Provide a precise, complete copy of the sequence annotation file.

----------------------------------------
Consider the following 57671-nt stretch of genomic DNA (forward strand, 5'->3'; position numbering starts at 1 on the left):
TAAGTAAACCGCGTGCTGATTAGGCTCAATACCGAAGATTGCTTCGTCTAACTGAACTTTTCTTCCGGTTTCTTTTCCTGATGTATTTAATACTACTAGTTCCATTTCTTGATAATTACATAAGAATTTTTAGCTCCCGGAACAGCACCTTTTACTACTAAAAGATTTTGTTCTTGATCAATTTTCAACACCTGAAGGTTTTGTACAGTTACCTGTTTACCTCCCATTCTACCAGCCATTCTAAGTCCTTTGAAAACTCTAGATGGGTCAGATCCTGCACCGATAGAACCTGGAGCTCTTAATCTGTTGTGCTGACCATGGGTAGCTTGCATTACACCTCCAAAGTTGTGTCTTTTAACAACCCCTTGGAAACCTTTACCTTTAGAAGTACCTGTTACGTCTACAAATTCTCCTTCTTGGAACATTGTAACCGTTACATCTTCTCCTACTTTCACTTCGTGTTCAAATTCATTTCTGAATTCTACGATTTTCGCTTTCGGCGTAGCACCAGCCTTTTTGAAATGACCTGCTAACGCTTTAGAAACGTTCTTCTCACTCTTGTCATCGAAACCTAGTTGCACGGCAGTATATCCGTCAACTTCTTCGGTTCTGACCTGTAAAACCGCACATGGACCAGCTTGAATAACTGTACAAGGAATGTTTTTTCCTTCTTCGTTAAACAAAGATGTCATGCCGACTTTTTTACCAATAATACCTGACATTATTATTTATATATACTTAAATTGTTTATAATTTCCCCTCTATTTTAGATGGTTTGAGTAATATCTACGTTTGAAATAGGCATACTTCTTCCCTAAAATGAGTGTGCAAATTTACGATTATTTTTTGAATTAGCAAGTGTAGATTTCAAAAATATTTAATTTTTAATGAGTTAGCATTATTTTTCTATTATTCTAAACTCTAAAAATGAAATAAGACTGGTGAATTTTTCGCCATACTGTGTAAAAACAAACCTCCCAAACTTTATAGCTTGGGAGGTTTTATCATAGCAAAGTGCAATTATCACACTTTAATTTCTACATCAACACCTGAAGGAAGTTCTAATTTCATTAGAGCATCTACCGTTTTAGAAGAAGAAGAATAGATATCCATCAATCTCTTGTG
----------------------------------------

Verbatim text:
Consider the following 57671-nt stretch of genomic DNA (forward strand, 5'->3'; position numbering starts at 1 on the left):
TAAGTAAACCGCGTGCTGATTAGGCTCAATACCGAAGATTGCTTCGTCTAACTGAACTTTTCTTCCGGTTTCTTTTCCTGATGTATTTAATACTACTAGTTCCATTTCTTGATAATTACATAAGAATTTTTAGCTCCCGGAACAGCACCTTTTACTACTAAAAGATTTTGTTCTTGATCAATTTTCAACACCTGAAGGTTTTGTACAGTTACCTGTTTACCTCCCATTCTACCAGCCATTCTAAGTCCTTTGAAAACTCTAGATGGGTCAGATCCTGCACCGATAGAACCTGGAGCTCTTAATCTGTTGTGCTGACCATGGGTAGCTTGCATTACACCTCCAAAGTTGTGTCTTTTAACAACCCCTTGGAAACCTTTACCTTTAGAAGTACCTGTTACGTCTACAAATTCTCCTTCTTGGAACATTGTAACCGTTACATCTTCTCCTACTTTCACTTCGTGTTCAAATTCATTTCTGAATTCTACGATTTTCGCTTTCGGCGTAGCACCAGCCTTTTTGAAATGACCTGCTAACGCTTTAGAAACGTTCTTCTCACTCTTGTCATCGAAACCTAGTTGCACGGCAGTATATCCGTCAACTTCTTCGGTTCTGACCTGTAAAACCGCACATGGACCAGCTTGAATAACTGTACAAGGAATGTTTTTTCCTTCTTCGTTAAACAAAGATGTCATGCCGACTTTTTTACCAATAATACCTGACATTATTATTTATATATACTTAAATTGTTTATAATTTCCCCTCTATTTTAGATGGTTTGAGTAATATCTACGTTTGAAATAGGCATACTTCTTCCCTAAAATGAGTGTGCAAATTTACGATTATTTTTTGAATTAGCAAGTGTAGATTTCAAAAATATTTAATTTTTAATGAGTTAGCATTATTTTTCTATTATTCTAAACTCTAAAAATGAAATAAGACTGGTGAATTTTTCGCCATACTGTGTAAAAACAAACCTCCCAAACTTTATAGCTTGGGAGGTTTTATCATAGCAAAGTGCAATTATCACACTTTAATTTCTACATCAACACCTGAAGGAAGTTCTAATTTCATTAGAGCATCTACCGTTTTAGAAGAAGAAGAATAGATATCCATCAATCTCTTGTG